Although forces against change remain strong and often intimidating for those who think otherwise within the community, changes are taking place among Orthodox Jews in Israel, among other places, as evidenced by the 5,000 Orthodox Jews who now serve in the Israeli Defense Forces (IDF), writes Andrew Friedman in The Jerusalem Report (Dec. 28). There is a cultural war going on in the Orthodox world between those who would like to remain immune to modernity in order to maintain their religious standards, and those—especially young people—who are no longer willing to live behind the walls erected by their ancestors. Economic challenges have played a role; lack of prospects for young Orthodox people due to their kind of training led to opening ultra-Orthodox vocational schools over the past decades. In 2014, 9,000 ultra-Orthodox students were studying for an undergraduate degree. However, the Internet and associated developments have proved to be the greatest challenge for Orthodox Jews, much more difficult to control than television (see RW, October 2015). It has given young Orthodox exposure to many things outside of their lifestyle. “One can still be a Haredi in the age of the Internet. But, Haredi after the Internet is not the same as Haredi before the Internet,” summarizes Rabbi Bezalel Cohen, founder of an ultra-Orthodox yeshiva high school in Jerusalem.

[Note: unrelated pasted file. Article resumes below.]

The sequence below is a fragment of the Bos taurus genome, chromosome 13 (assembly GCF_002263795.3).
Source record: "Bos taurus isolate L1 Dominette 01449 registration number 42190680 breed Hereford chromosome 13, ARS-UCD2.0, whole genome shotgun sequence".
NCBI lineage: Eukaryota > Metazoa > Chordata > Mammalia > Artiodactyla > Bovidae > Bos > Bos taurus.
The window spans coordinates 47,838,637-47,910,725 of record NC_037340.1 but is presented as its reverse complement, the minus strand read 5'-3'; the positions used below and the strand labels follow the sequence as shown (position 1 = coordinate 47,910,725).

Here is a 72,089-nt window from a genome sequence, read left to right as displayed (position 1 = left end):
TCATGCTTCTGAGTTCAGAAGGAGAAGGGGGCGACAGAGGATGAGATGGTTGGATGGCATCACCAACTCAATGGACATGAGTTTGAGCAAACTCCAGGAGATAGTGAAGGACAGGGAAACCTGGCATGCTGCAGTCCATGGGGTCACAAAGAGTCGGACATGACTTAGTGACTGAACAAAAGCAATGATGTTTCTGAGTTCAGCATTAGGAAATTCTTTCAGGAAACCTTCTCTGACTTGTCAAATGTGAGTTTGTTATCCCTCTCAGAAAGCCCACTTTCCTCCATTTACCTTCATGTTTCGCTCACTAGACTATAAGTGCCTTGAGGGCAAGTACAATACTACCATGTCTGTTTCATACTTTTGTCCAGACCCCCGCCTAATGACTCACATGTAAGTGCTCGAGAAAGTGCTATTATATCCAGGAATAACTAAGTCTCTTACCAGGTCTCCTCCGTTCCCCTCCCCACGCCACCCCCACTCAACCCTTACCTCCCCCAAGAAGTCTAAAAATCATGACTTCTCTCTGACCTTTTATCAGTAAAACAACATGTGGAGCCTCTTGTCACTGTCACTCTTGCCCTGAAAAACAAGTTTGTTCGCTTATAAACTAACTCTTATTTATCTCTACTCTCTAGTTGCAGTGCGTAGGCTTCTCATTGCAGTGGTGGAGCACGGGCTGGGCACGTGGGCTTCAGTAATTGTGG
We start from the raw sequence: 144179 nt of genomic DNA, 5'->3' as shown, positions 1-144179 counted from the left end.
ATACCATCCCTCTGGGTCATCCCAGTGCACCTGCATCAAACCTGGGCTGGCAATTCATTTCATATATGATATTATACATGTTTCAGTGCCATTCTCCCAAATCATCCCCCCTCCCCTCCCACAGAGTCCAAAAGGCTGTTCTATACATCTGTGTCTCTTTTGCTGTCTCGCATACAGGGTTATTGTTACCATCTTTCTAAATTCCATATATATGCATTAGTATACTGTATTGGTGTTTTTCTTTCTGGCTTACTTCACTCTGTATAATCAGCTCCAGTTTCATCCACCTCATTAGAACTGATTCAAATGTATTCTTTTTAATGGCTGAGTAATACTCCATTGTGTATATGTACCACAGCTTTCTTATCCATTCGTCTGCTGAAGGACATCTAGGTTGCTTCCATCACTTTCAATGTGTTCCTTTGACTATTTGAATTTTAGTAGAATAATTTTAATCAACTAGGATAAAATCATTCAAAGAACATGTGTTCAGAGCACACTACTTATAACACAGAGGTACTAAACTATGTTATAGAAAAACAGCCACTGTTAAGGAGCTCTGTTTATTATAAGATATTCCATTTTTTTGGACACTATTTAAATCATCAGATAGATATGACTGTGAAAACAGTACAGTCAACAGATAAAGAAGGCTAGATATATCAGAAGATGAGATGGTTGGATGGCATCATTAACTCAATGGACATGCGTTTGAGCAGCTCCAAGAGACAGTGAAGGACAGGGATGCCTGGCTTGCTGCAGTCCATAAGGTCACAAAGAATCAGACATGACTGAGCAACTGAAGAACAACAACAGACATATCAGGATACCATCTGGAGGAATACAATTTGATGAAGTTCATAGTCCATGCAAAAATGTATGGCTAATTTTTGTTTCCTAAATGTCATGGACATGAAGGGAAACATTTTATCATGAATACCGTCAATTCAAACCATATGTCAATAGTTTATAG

Another important change relates to evolving attitudes of many ultra-Orthodox toward Zionism, reports Amotz Asa-El in another article in the same issue of The Jerusalem Report. While Zionism used to be seen as the main enemy of Judaism, more than half a million ultra-Orthodox Jews now speak no other language than Hebrew (which Zionism revived), there is an ultra-Orthodox minister in Israel’s government, and the police force has trained and hired 15 ultra-Orthodox criminal investigators last year. While many ultra-Orthodox still keep the old walls of separation erect, an increasing number have now in practice made allegiance to the Zionist project that their forefathers used to reject.